Newly discovered 2,000-year-old remains in Mexico can provide links with the first settlers in the Americas.
A total of 30 sets of remains have been found inside the 'La Sepultura' cave in Tamaulipas state, Mexico. They are being studied by genetic experts to determine whether this group is related to the first groups of people coming to the Americas.
The remains in the cave "La Sepultura" - (Photo: AFP)
The results of carbon isotope analysis and ancient DNA studies will indicate that this is the "home" of one of the continent's oldest genetic lines, involving those who crossed Bering's waist about 10,000 years ago. year or not.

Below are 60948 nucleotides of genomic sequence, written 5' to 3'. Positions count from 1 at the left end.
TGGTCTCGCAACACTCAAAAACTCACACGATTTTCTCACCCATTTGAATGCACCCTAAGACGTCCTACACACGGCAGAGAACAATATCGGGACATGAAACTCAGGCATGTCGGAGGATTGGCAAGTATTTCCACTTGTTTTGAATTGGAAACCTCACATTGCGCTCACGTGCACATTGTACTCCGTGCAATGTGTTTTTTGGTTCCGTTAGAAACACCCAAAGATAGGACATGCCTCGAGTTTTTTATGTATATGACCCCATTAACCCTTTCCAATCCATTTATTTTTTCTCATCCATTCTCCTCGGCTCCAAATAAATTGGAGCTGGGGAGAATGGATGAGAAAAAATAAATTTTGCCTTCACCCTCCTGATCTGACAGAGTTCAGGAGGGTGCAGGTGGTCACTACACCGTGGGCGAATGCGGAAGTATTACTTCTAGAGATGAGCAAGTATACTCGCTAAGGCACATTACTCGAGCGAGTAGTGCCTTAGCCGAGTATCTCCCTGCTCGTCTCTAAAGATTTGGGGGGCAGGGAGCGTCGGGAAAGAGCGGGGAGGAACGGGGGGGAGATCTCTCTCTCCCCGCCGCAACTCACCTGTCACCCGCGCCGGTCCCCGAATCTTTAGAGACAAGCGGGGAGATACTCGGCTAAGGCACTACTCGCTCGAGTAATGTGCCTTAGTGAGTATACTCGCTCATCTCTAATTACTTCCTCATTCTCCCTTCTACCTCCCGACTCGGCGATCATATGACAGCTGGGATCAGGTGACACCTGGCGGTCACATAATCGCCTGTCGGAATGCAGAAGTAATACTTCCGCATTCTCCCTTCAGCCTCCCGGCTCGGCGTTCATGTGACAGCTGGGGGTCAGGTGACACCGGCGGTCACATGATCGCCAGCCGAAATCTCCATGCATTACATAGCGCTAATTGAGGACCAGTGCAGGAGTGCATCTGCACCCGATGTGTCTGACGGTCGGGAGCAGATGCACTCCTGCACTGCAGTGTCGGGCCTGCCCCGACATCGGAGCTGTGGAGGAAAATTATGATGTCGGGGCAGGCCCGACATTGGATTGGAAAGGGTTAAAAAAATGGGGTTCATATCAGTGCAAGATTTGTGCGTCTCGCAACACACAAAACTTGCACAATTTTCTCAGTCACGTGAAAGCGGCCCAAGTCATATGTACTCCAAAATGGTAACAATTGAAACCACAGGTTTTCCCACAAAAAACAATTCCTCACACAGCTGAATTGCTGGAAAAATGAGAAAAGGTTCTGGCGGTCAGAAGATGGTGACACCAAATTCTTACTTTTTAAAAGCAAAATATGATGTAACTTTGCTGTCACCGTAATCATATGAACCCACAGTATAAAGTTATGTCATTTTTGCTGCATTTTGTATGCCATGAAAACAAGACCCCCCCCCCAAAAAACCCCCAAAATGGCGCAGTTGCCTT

Scientists at the Mexican National Institute of Anthropology and History (INAH) and Cordoba University (Spain) are examining these remains, according to NBC News.
INAH expert Jesus Ernesto Gonzalez Velasco said that DNA research and carbon isotope analysis and human skull morphology will allow them to understand the cultural habits of the pickers and gatherers of that time.
Previous studies have found mummy samples near the 'La Escondida' cave, with DNA markers belonging to the first groups of people settled in the Americas.